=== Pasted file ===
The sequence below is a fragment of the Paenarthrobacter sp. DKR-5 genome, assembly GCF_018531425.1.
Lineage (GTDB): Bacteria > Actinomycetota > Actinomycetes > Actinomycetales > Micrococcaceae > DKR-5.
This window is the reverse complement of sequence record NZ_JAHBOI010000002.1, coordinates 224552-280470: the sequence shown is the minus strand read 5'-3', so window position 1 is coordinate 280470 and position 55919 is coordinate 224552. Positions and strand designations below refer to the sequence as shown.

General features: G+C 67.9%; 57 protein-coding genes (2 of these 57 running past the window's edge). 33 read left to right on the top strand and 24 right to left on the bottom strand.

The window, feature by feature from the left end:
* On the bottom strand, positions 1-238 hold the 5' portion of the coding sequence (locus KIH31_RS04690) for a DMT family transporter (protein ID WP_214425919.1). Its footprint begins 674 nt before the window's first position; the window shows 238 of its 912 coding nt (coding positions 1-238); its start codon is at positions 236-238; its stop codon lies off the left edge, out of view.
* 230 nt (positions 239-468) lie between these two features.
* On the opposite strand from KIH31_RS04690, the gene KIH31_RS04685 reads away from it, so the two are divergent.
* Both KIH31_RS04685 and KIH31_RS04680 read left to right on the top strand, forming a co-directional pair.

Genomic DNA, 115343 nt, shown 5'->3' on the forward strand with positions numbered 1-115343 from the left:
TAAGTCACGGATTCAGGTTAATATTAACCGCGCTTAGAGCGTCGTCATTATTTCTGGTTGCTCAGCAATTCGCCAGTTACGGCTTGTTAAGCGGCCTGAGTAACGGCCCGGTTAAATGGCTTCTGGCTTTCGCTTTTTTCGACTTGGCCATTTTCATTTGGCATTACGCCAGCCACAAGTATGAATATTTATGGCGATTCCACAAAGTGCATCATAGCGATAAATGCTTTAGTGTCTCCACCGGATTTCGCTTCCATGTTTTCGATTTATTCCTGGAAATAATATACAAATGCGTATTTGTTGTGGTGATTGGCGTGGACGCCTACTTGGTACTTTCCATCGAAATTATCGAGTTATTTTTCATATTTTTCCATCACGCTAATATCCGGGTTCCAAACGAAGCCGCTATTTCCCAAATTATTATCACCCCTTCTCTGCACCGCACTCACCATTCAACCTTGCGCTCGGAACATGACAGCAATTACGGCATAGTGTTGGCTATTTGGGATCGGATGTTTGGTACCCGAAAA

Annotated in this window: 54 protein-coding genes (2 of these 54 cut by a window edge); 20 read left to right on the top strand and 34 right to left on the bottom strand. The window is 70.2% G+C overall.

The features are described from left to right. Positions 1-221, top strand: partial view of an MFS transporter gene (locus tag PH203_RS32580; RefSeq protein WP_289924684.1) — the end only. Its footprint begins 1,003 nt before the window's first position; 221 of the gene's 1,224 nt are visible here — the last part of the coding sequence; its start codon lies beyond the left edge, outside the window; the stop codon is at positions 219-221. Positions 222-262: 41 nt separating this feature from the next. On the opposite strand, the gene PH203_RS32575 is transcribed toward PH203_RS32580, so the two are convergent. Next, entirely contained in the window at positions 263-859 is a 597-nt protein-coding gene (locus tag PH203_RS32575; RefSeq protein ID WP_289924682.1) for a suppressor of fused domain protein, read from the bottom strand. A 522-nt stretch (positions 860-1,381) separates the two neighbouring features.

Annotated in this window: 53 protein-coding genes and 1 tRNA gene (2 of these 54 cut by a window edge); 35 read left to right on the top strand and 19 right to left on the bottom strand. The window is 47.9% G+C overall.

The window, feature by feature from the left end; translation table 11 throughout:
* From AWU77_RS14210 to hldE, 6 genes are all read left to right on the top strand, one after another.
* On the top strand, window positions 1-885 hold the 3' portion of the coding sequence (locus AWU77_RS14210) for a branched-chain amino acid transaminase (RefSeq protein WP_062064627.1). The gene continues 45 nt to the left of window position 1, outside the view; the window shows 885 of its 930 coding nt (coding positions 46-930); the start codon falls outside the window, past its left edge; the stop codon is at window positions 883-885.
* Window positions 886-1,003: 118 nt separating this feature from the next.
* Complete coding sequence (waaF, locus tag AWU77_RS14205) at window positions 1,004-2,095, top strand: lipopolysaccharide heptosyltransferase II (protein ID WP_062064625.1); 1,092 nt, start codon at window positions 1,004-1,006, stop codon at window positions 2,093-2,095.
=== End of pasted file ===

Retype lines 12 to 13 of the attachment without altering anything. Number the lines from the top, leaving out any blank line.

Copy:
Annotated in this window: 54 protein-coding genes (2 of these 54 cut by a window edge); 20 read left to right on the top strand and 34 right to left on the bottom strand. The window is 70.2% G+C overall.

The features are described from left to right. Positions 1-221, top strand: partial view of an MFS transporter gene (locus tag PH203_RS32580; RefSeq protein WP_289924684.1) — the end only. Its footprint begins 1,003 nt before the window's first position; 221 of the gene's 1,224 nt are visible here — the last part of the coding sequence; its start codon lies beyond the left edge, outside the window; the stop codon is at positions 219-221. Positions 222-262: 41 nt separating this feature from the next. On the opposite strand, the gene PH203_RS32575 is transcribed toward PH203_RS32580, so the two are convergent. Next, entirely contained in the window at positions 263-859 is a 597-nt protein-coding gene (locus tag PH203_RS32575; RefSeq protein ID WP_289924682.1) for a suppressor of fused domain protein, read from the bottom strand. A 522-nt stretch (positions 860-1,381) separates the two neighbouring features.